Due to the limitations discussed, this pilot evaluation provided limited actionable information but allowed some insights about our respondents' needs. We learned that most respondents are primarily motivated by information-seeking needs as opposed to general interest, leading us to infer that we should focus primarily on goal-oriented learning experiences rather than, for example, networking tasks or broad general interest talks .
This pilot will serve as a building block for future evaluation work, in which we are taking two approaches to improving our response rate. First, we updated our data collection workflows to maintain a record of attendance. Second, given that the majority of survey respondents had taken a workshop in the last year, we will now conduct programmatic evaluation on a yearly basis while experiences are fresh. Our approach to eliciting more actionable information from respondents will be to provide more multiple choice questions, which could help broaden the range of answers. As offering multiple choice questions runs the risk of creating “leading” questions that provide a limited or distorted picture of user experiences, development of valid and reliable evaluations requires an iterative process that balances concerns of overly leading participants with the limitations of free-text responses. An additional advantage of multiple choice questions is that they save time in analyzing user responses by allowing for quantitative analysis, which is an important consideration in ensuring the sustainability of conducting an annual workshop evaluation.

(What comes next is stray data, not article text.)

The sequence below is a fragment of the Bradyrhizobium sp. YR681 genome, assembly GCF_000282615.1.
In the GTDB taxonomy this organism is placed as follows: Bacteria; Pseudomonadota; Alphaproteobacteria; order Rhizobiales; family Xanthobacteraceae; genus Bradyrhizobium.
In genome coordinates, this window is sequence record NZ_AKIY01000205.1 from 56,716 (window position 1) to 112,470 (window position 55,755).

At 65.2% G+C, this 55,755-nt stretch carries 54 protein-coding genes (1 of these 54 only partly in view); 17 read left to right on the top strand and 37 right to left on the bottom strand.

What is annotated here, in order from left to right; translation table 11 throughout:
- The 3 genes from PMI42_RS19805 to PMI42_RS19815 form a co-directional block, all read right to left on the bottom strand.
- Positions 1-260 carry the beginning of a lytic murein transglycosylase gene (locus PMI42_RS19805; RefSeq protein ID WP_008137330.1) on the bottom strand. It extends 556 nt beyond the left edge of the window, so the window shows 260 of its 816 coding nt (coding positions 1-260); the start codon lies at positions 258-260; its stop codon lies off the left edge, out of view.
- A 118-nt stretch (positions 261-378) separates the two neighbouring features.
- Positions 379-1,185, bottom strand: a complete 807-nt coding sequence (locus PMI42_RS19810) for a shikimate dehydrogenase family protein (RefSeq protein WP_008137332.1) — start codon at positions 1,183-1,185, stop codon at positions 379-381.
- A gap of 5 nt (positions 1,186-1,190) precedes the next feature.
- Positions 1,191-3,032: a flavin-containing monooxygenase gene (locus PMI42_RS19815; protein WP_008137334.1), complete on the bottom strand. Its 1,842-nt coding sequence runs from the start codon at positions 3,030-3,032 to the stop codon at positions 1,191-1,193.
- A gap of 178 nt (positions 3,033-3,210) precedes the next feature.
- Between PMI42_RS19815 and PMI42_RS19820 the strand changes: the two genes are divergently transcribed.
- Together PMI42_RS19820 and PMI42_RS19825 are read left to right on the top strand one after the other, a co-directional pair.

The survey instrument, anonymized data, and codebook are available at https://figshare.com/authors/Fred_LaPolla/8980472.
Appendix 1 Survey instrument
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Fred Willie Zametkin LaPolla, 1 email@example.com, Knowledge Management Librarian at the NYU Health Sciences Library, Data Services team, liaison to General Internal Medicine and Radiology, NYU Health Sciences Library, New York, NY
Nicole Contaxis, 2 firstname.lastname@example.org, NYU Health Sciences Library, New York, NY
Alisa Surkis, 3 email@example.com, NYU Health Sciences Library, New York, NY
Copyright © 2021 Fred Willie Zametkin LaPolla, Nicole Contaxis, Alisa Surkis
This work is licensed under a Creative Commons Attribution 4.0 International License.
Journal of the Medical Library Association, VOLUME 109, NUMBER 3, July 2021